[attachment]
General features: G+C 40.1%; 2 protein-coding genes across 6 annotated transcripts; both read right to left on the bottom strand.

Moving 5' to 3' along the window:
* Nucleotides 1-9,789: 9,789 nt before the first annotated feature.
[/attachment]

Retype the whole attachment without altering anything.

General features: G+C 40.1%; 2 protein-coding genes across 6 annotated transcripts; both read right to left on the bottom strand.

Moving 5' to 3' along the window:
* Nucleotides 1-9,789: 9,789 nt before the first annotated feature.